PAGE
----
by Gabriel Levitt, President, PharmacyChecker.com and Prescription Justice | May 18, 2018 | Drug Importation
In its wisdom and activist spirit, Vermont has a new law on the books allowing for the wholesale importation of FDA-approved drugs from authorized wholesalers in Canada. Canadian wholesale pharmacies sell many brand-name drugs at much lower costs than their U.S. counterparts. This could help patients pay lower prices at local pharmacies and the state to save money on its pharmacy bills.
Some people (oh, I don’t know, ones sponsored by Big Pharma) are saying that the drug importation program is illegal. Let me tell you why that’s ridiculous – and I’m using a kind word. The new law does not allow pharmacies in Vermont to import medication from Canadian wholesale pharmacies; at least not yet. Instead, Vermont will ask permission from the U.S. Department of Health and Human Services to implement an importation program. It will try and prove to the department that its program will be safe and compliant with federal law. If the Secretary of Health and Human Services certifies the program, which is permissible under current law, only then will Vermont bear the fruits of its labors and begin importing from Canada.
I wrote more extensively about similar legislation introduced in Utah, which passed the House but failed to make it through the Utah Senate. Here’s that analysis: Rep. Norman Thurston’s Utah Drug Importation Bill. It explains, mostly, what this bill is and is not.
What’s amazing and motivating is that Vermont passed this bill 29-0 in the Senate, and 141-2 in the House. Vermont is not putting up with pharma’s bull on importation anymore.
Word up, Vermont!
Tagged with: Vermont
by Gabriel Levitt, President, PharmacyChecker.com and Prescription Justice | May 3, 2011 | Drug Importation, Saving Money on Prescription Drugs
As the retrial of former Governor Rod Blagojevich on corruption charges commences, we’d like to re-direct your attention to the personal drug importation program he championed. Had that program received better backing from our politicians, fewer Americans would have gone without needed medications.
In October of 2004, a personal drug importation program called I-Save Rx was launched under the leadership of Blagojevich and then Congressman Rahm Immanuel. The lead pharmacist responsible for the program’s development was Ram Kamath, PharmD, now Director of Pharmacy Policy and International Verifications for PharmacyChecker.com. I-Save Rx showed state residents how to access affordable medication from approved pharmacies in Canada, the United Kingdom and Ireland. Within just seven months, Wisconsin, Missouri, Kansas and Vermont had joined the initiative, allowing their residents to participate as well.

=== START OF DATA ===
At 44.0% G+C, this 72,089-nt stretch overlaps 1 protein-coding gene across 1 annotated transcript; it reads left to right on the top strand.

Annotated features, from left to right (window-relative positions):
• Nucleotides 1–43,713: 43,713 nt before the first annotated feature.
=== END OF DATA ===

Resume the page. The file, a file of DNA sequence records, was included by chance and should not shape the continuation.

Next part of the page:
Unfortunately, after its approval, the government did not market the I-Save Rx program and it suffered due a lack of political will. But I-Save Rx’s creation proved that government could, without much difficulty, create a program to facilitate the purchase of affordable medication from Canada and other countries. In fact, our current Secretary of Health and Human Services, Kathleen Sebelius, was governor of Kansas when she approved the program for use by her state’s residents. It should speak volumes that the administration official now tasked by President Obama with “protecting the health of all Americans and providing essential human services, especially for those who are least able to help themselves” approved of a personal drug importation program and made it available to the residents of Kansas. (more…)
Tagged with: Americans, Blagojevich, Canada, Dr. Ram Kamath, Drug Importation, Health Secretary, I-Save RX, Ireland, Kansas, Kathleen Sebelius, Missouri, President Obama, public health, Rahm Immanuel, Retrial, United Kingdom, United States, Vermont, Wisconsin